This is the triangle that made the dollar the key to the global financial system and the Fed into the indispensable lender and dealer of last resort.

But, what if the sanctions imposed on Russia break that system? What if, instead, Saudi Arabia and Russia start taking payment in Chinese renminbi and we see the emergence of an offshore renminbi market (call it eurorenminbi)? Then, rather than export surplus countries (Saudi, Russia) accumulating dollars, they will accumulate eurorenminbi balances which they will invest in Chinese Treasuries, as China once invested in US Treasuries, or they might choose

“outside money like gold instead of G7 inside money, and commodity reserves instead of FX reserves.

This shift from FX to commodity reserves is the kind of shift from the financial to real economy that hangs over the current moment. It leads Pozsar into an increasingly speculative train of thought:

Commodity reserves will be an essential part of Bretton Woods III, and historically wars are won by those who have more food and energy supplies – food to fuel horses and soldiers back in the day, and food to fuel soldiers and fuel to fuel tanks and planes today. According to estimates by the U.S. DoA (the Department of Agriculture), China holds half of the world’s wheat reserves and 70% of its corn. In contrast, the U.S. controls only 6% and 12% of the global wheat and corn reserves. This has implications for the price level of food and the conversation about Very Large Crude Carriers and the oil trade for the price level of energy.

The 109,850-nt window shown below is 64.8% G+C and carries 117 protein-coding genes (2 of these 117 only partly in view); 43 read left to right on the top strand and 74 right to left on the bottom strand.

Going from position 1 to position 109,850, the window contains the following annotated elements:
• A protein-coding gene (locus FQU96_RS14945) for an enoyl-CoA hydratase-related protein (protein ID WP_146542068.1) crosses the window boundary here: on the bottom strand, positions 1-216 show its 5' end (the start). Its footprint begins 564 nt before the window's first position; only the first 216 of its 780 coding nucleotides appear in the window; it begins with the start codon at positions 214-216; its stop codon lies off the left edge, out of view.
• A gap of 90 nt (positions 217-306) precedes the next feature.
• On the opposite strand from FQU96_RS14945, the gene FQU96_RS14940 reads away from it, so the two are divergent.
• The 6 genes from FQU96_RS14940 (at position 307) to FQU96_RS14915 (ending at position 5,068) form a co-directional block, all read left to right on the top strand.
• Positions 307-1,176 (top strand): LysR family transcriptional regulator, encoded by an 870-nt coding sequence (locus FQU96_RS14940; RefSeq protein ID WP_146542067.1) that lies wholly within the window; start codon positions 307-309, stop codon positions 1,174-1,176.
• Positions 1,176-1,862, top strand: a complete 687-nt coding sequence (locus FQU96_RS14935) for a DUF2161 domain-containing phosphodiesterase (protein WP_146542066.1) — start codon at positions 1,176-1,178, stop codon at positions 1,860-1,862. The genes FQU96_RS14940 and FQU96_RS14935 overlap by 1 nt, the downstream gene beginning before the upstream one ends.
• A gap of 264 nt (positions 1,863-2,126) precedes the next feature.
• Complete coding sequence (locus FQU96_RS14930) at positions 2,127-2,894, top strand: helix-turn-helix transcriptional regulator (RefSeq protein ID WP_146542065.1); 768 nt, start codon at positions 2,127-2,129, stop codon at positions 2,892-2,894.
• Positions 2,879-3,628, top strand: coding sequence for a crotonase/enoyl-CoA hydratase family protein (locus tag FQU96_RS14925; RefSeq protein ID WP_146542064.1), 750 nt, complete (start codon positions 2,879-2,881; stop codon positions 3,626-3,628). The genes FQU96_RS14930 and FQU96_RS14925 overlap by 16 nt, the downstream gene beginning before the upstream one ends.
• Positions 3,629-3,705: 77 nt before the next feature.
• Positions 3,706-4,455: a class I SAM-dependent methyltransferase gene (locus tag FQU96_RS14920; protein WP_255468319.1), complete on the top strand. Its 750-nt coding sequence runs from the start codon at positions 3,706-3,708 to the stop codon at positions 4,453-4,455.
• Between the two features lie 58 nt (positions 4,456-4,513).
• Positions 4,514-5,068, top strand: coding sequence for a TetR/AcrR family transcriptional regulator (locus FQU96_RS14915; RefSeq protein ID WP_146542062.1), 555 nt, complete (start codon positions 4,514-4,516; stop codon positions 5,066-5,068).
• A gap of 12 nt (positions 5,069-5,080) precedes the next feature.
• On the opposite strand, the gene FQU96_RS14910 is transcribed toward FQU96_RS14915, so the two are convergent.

Those in the know are somewhat skeptical about the likelihood of a truly gigantic disruption to global grain markets. The financial pressures we have seen in the commodity markets have so far not manifested themselves in systemic stress. But, that does not stop Pozsar, who at this point loses himself in what might best be described as a Fin-Fi reverie. I reproduce the structure of the text on the page to capture the incantatory style that Pozsar adopts.

Bretton Woods II served up a deflationary impulse (globalization, open trade, just-in-time supply chains, and only one supply chain [Foxconn], not many), and Bretton Woods III will serve up an inflationary impulse (de-globalization, autarky, just-in-case hoarding of commodities and duplication of supply chains, and more military spending to be able to protect whatever seaborne trade is left).